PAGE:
Thanks to the those who have come by to see what we have been discussing and especially to those who put in their two cents, your interest has made the effort more than worthwhile. This has been a remarkably civil and knowledgeable group. Nice to see that all experience and knowledge levels are respected.
It has been a very successful year for this blog. Readership was up 18.7% over the previous best year, 2017, to 255,331 views. This is the first time there have been more than a quarter million views in a year. Individual visits to the blog were up 49% over the previous best year, 2018, to 86,140, due in large part to one post, “Navy this is Coast Guard, we need to talk” that was viewed 18,245 times.
Readership for eight of the twelve months was higher than any previous corresponding month. Until this year, the blog had never had more than three month with more than 19,000 views, and never more than two months with more than 20,000, nor more than 20,881 in a single month. For 2019, ten months had more than 19,000 views, eight had more than 20,000, and one 31,500.
I would also like to thank other bloggers who have seen fit to reference our little corner of the internet, including: Center for International Maritime Security (CIMSEC) “Next War Blog”, Eaglespeak, and Cdr Salamander.
We had 1,733 comments. This kind of feedback is most welcome. The post with the most comments was Navy Awards FFG Conceptual Design Contracts for FFG(X)–Speculation on a NSC Derivative (Feb. 2018), with 123.
Would particularly like to thanks Tups for bringing his special Icebreaker knowledge to the blog.
Just over 25% of the readers were from outside the US. Visitors from 19 different nations came by for more than 1000 views. In order, they were the Philippines (8,509), the UK (8,327), Canada (5,051), Australia (4,199), Germany (2,344), the Netherlands (2,323), Finland (2,316), Japan (2,097), Greece (1,958), Chile (1,801), New Zealand (1,399), India (1,352), Russia (1,192), Spain (1,187), Malaysia (1,151), Ireland (1,146), China (1,107), Argentina (1,092), and Norway (1,087).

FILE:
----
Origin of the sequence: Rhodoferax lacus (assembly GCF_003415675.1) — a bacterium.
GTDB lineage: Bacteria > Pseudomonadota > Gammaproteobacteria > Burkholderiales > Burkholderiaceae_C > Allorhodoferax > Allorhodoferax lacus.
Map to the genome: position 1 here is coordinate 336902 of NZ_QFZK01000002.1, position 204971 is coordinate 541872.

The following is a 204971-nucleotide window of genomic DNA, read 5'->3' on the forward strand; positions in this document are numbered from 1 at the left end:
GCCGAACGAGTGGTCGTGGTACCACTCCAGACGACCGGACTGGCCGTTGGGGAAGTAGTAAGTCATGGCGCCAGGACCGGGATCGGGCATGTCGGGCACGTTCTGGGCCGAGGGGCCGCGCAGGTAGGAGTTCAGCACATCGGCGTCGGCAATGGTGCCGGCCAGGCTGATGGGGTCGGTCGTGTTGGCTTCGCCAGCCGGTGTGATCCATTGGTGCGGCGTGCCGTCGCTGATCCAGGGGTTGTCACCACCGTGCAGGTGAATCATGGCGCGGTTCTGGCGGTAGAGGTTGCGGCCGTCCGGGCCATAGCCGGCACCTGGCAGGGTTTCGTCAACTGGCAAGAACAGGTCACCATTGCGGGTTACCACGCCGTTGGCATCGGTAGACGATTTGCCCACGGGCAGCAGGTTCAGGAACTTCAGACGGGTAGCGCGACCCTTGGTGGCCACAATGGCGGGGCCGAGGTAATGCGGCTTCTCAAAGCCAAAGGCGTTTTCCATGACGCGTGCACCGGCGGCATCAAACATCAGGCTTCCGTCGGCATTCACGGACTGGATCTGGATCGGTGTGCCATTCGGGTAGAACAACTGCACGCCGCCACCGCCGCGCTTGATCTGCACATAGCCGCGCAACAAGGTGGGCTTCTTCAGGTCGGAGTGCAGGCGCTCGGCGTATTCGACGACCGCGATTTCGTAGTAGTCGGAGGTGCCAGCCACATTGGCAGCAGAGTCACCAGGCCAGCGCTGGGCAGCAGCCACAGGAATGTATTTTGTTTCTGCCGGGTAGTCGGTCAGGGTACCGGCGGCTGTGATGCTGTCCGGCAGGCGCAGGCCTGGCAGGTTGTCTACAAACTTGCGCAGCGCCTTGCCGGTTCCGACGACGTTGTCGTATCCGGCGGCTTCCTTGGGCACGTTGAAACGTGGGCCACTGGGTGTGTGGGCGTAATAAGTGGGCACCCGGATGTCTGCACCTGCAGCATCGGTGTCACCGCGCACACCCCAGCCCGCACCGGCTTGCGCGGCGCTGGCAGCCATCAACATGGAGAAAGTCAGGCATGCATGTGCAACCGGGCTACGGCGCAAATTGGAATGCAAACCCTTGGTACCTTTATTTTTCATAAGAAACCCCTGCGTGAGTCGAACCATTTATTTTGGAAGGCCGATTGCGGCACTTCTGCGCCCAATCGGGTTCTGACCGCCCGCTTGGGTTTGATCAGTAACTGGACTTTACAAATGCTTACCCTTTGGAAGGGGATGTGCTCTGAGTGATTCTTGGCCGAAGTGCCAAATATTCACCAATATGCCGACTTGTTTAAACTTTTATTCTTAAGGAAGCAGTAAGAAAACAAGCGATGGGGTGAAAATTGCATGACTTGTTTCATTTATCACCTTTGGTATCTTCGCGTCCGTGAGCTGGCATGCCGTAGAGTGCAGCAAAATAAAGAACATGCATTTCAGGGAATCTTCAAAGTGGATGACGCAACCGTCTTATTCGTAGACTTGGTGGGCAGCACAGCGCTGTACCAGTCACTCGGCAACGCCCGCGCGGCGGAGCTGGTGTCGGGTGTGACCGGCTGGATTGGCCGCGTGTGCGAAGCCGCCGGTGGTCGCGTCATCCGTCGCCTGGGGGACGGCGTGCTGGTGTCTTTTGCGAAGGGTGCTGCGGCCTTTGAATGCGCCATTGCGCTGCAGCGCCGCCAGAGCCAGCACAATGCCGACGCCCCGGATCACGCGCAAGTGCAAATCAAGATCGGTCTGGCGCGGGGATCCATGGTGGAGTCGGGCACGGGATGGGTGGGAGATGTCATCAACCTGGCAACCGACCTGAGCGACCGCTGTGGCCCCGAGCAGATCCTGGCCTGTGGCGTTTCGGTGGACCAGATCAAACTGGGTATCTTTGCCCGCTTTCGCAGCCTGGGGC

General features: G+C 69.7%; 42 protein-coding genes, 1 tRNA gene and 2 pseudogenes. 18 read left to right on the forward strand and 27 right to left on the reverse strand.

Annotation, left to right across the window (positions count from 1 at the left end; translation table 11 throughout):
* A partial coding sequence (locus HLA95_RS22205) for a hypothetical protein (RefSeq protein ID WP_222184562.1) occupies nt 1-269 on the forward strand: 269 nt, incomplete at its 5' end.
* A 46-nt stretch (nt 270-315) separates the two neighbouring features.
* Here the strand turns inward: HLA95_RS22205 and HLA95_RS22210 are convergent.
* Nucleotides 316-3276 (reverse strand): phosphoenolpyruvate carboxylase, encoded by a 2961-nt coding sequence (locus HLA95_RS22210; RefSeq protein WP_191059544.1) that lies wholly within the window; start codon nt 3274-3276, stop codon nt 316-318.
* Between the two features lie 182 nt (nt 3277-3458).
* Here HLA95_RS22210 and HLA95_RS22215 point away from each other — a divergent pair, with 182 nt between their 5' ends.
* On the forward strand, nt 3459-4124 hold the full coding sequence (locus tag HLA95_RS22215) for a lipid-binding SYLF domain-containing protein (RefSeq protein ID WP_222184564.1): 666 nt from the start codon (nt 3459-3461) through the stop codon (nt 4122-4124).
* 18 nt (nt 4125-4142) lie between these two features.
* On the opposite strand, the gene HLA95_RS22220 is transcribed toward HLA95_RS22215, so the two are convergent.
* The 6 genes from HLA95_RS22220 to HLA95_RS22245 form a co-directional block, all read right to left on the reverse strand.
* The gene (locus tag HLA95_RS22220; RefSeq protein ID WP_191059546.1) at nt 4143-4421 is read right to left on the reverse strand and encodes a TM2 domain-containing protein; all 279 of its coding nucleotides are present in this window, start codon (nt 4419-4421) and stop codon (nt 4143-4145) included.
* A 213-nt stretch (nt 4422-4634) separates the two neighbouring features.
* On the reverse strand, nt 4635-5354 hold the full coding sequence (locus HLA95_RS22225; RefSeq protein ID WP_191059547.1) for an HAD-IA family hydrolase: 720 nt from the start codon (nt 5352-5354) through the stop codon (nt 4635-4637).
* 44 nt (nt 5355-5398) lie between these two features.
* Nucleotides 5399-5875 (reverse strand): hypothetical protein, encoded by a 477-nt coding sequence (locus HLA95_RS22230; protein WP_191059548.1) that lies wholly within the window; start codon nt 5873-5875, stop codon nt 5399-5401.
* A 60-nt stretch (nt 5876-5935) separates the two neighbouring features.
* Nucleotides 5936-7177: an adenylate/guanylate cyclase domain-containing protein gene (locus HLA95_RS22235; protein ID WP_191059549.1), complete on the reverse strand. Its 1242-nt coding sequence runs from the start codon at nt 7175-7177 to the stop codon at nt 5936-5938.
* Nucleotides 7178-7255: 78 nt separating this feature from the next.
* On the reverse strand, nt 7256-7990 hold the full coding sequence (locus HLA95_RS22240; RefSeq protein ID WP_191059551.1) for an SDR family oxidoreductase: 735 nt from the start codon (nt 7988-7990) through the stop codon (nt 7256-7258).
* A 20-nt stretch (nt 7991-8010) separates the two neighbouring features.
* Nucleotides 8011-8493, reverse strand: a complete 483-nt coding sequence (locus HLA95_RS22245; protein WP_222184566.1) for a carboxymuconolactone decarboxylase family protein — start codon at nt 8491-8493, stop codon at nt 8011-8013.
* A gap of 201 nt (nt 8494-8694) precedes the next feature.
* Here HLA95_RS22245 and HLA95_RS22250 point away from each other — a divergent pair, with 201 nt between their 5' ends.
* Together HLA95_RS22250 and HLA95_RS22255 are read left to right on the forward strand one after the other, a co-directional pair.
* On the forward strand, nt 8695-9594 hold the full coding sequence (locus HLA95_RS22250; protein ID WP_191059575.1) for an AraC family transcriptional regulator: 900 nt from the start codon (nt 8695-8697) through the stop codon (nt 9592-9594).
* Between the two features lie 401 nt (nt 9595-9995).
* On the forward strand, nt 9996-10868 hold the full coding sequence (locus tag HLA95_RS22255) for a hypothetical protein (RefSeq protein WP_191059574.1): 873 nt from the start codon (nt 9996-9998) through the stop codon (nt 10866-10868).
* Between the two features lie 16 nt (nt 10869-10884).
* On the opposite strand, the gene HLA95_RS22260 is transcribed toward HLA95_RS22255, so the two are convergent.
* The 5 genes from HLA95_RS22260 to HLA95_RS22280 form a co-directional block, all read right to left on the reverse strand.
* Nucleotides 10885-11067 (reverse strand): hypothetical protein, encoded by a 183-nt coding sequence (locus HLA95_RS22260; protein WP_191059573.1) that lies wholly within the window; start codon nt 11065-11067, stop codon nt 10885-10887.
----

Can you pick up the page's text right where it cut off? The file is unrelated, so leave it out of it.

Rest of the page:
There were 311 new posts in 2019, pushing the total to 2,562 posts.
The top ten post for 2019 were
- Navy this is Coast Guard, we need to talk (2019)
- An Offshore Patrol Vessel With Teeth (2019)
- The Sharrow Propeller (2018)
- “The Coast Guard Does Not Exist Solely for Preparing for War” –USNI (2019)
- “Coast Guard Cutter Procurement: Background and Issues for Congress Updated November 27, 2019” –CRS
- The 87 Foot WPB Replacement –Response Boat, Large –Interceptor (2019)
- New 40mm Gun (2016)
- 50mm Chain Gun, More Detail (2019)
- Navy Awards Conceptual Design for FFG(X)–Speculation on an NSC Derivative (2019)
I have updated the “Top Ten Posts” page to reflect both top ten for 2019 and the top ten over the history of the blog.
If anyone has any suggestions, or would like to write a post for publication here, you can contact me at firstname.lastname@example.org.
Looking at the year ahead, the OPC debacle has damaged the Coast Guard’s procurement planning reputation, which had been on the rise, because of the suspicion that Eastern was never really qualified to build the OPC. It will take some time to rebuild confidence. Unfortunately this is likely to make Coast Guard acquisitions even more cautious, leading to further delays. We really need to see both the OPC and Polar Security Cutter programs proceed smoothly for here on out.
As noted, long term planning has not met the demands of the Congress, and more importantly seems to lead to long delays in funding Procurement, Construction, and Improvement projects. Hopefully we will see improvement in this area.
The Geopolitical situation seems to be deteriorating at an alarming rate. I don’t expect we will have a new war in South West Asia. I do expect to see incidents. Trouble with Russia, North Korea, and in Afghanistan, Iraq, Yemen, and the Persian Gulf will continue to distract us and sap our strength, while China is the real threat. They play the long game and push outward where ever they find weakness. They are on the move in Oceania, Africa, Latin America, the Arctic, and the Antarctic. The US and China are in a naval arms race, but only China seems to recognize that fact. The Coast Guard has a significant part to play. It is time to recall the wisdom and foresight of Admiral Waesche in preparation for WWII.